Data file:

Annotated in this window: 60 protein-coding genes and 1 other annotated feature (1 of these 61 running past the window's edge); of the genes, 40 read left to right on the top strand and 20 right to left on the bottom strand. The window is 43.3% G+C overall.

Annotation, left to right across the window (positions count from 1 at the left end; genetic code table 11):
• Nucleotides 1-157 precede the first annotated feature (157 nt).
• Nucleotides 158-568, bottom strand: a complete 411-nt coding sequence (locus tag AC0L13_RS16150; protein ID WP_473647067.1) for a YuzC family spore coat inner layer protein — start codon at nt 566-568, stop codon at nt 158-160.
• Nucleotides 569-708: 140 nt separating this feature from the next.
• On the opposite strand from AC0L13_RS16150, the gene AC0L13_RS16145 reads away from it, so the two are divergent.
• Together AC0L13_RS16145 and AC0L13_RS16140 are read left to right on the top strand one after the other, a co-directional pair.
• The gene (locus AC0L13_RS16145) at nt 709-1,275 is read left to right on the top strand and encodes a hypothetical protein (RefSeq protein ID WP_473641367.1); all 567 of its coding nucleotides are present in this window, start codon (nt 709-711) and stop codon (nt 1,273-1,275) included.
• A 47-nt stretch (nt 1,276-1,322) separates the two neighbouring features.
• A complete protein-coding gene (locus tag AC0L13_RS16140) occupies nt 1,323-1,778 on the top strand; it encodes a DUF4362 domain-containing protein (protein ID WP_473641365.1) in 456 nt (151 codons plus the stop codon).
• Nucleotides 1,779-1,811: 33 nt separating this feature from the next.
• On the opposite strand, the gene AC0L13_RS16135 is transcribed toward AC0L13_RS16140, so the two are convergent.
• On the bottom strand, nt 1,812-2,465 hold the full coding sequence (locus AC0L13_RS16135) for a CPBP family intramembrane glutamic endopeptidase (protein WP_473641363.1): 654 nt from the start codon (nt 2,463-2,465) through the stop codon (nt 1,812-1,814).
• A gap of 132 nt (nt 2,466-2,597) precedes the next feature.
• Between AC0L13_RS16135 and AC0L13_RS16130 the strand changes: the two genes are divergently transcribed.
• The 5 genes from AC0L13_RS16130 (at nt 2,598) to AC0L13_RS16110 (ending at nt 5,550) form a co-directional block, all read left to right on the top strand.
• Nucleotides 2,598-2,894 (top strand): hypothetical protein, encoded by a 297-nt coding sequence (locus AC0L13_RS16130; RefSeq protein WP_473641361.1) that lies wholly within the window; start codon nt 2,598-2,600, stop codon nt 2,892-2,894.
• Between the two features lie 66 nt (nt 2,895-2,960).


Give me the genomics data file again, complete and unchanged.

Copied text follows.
Annotated in this window: 60 protein-coding genes and 1 other annotated feature (1 of these 61 running past the window's edge); of the genes, 40 read left to right on the top strand and 20 right to left on the bottom strand. The window is 43.3% G+C overall.

Annotation, left to right across the window (positions count from 1 at the left end; genetic code table 11):
• Nucleotides 1-157 precede the first annotated feature (157 nt).
• Nucleotides 158-568, bottom strand: a complete 411-nt coding sequence (locus tag AC0L13_RS16150; protein ID WP_473647067.1) for a YuzC family spore coat inner layer protein — start codon at nt 566-568, stop codon at nt 158-160.
• Nucleotides 569-708: 140 nt separating this feature from the next.
• On the opposite strand from AC0L13_RS16150, the gene AC0L13_RS16145 reads away from it, so the two are divergent.
• Together AC0L13_RS16145 and AC0L13_RS16140 are read left to right on the top strand one after the other, a co-directional pair.
• The gene (locus AC0L13_RS16145) at nt 709-1,275 is read left to right on the top strand and encodes a hypothetical protein (RefSeq protein ID WP_473641367.1); all 567 of its coding nucleotides are present in this window, start codon (nt 709-711) and stop codon (nt 1,273-1,275) included.
• A 47-nt stretch (nt 1,276-1,322) separates the two neighbouring features.
• A complete protein-coding gene (locus tag AC0L13_RS16140) occupies nt 1,323-1,778 on the top strand; it encodes a DUF4362 domain-containing protein (protein ID WP_473641365.1) in 456 nt (151 codons plus the stop codon).
• Nucleotides 1,779-1,811: 33 nt separating this feature from the next.
• On the opposite strand, the gene AC0L13_RS16135 is transcribed toward AC0L13_RS16140, so the two are convergent.
• On the bottom strand, nt 1,812-2,465 hold the full coding sequence (locus AC0L13_RS16135) for a CPBP family intramembrane glutamic endopeptidase (protein WP_473641363.1): 654 nt from the start codon (nt 2,463-2,465) through the stop codon (nt 1,812-1,814).
• A gap of 132 nt (nt 2,466-2,597) precedes the next feature.
• Between AC0L13_RS16135 and AC0L13_RS16130 the strand changes: the two genes are divergently transcribed.
• The 5 genes from AC0L13_RS16130 (at nt 2,598) to AC0L13_RS16110 (ending at nt 5,550) form a co-directional block, all read left to right on the top strand.
• Nucleotides 2,598-2,894 (top strand): hypothetical protein, encoded by a 297-nt coding sequence (locus AC0L13_RS16130; RefSeq protein WP_473641361.1) that lies wholly within the window; start codon nt 2,598-2,600, stop codon nt 2,892-2,894.
• Between the two features lie 66 nt (nt 2,895-2,960).